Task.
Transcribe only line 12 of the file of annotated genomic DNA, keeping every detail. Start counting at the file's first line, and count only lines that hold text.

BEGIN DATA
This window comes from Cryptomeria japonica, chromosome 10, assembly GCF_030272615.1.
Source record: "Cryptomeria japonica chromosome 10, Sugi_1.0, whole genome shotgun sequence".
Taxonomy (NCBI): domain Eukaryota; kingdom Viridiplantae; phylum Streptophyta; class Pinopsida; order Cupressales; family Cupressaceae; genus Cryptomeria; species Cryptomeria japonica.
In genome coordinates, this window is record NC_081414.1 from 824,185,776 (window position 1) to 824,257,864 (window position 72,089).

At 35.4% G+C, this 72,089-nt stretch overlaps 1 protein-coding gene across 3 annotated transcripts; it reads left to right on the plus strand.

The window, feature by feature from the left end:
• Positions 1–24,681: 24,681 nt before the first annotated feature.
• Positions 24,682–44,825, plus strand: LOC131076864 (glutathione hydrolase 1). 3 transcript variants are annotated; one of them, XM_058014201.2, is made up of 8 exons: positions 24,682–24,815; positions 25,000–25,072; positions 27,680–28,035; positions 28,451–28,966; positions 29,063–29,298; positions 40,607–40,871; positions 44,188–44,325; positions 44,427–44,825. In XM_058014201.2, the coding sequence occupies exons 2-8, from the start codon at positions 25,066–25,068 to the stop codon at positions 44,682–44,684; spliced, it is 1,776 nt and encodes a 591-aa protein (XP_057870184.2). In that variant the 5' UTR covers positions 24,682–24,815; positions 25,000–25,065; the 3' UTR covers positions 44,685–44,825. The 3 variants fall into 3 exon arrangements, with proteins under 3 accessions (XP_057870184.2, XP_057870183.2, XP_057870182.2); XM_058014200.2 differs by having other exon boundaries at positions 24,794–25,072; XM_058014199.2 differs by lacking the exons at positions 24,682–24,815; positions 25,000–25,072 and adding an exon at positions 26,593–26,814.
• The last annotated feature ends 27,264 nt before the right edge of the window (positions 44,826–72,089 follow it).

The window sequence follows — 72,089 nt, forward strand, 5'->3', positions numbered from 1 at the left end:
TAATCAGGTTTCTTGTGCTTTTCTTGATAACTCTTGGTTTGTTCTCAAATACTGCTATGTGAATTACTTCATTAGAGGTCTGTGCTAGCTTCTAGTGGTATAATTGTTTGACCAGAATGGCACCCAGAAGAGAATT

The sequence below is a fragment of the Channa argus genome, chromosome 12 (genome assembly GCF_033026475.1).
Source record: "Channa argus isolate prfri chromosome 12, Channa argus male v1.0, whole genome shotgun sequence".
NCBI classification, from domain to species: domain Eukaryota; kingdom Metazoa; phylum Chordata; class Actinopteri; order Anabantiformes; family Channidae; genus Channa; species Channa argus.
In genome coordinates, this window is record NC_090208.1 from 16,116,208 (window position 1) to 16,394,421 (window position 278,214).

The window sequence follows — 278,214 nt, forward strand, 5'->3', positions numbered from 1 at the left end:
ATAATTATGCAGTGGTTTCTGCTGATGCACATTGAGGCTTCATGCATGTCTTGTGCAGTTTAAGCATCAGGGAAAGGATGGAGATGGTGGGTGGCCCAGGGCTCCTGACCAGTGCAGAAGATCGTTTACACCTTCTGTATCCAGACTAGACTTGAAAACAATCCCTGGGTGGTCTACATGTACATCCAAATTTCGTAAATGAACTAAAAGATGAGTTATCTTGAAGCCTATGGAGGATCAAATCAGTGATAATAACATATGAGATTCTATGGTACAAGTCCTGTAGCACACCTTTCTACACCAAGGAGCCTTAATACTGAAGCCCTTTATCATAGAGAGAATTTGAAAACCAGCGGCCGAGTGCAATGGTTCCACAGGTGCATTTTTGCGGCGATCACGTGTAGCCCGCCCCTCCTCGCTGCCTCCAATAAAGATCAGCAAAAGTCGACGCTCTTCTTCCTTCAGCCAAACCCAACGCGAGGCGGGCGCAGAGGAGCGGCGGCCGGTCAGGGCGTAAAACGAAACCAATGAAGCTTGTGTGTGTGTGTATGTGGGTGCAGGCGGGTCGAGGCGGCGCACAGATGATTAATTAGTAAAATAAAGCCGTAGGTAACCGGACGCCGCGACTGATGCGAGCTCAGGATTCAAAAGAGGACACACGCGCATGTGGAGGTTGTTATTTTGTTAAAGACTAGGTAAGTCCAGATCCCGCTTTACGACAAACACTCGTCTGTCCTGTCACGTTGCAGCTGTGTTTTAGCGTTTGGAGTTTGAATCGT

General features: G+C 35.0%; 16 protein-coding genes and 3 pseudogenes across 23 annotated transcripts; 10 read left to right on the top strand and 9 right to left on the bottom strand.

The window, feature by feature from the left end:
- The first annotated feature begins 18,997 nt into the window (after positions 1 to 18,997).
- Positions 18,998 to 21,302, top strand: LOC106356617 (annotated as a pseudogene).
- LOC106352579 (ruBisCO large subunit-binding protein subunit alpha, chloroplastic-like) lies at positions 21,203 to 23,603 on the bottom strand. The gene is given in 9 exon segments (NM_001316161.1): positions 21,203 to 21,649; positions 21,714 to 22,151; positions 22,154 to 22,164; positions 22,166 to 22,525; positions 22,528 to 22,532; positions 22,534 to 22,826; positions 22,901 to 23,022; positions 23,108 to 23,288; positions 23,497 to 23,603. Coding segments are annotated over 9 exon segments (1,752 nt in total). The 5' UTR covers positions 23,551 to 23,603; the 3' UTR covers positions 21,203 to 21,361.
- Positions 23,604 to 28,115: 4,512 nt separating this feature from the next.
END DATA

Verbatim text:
The sequence below is a fragment of the Channa argus genome, chromosome 12 (genome assembly GCF_033026475.1).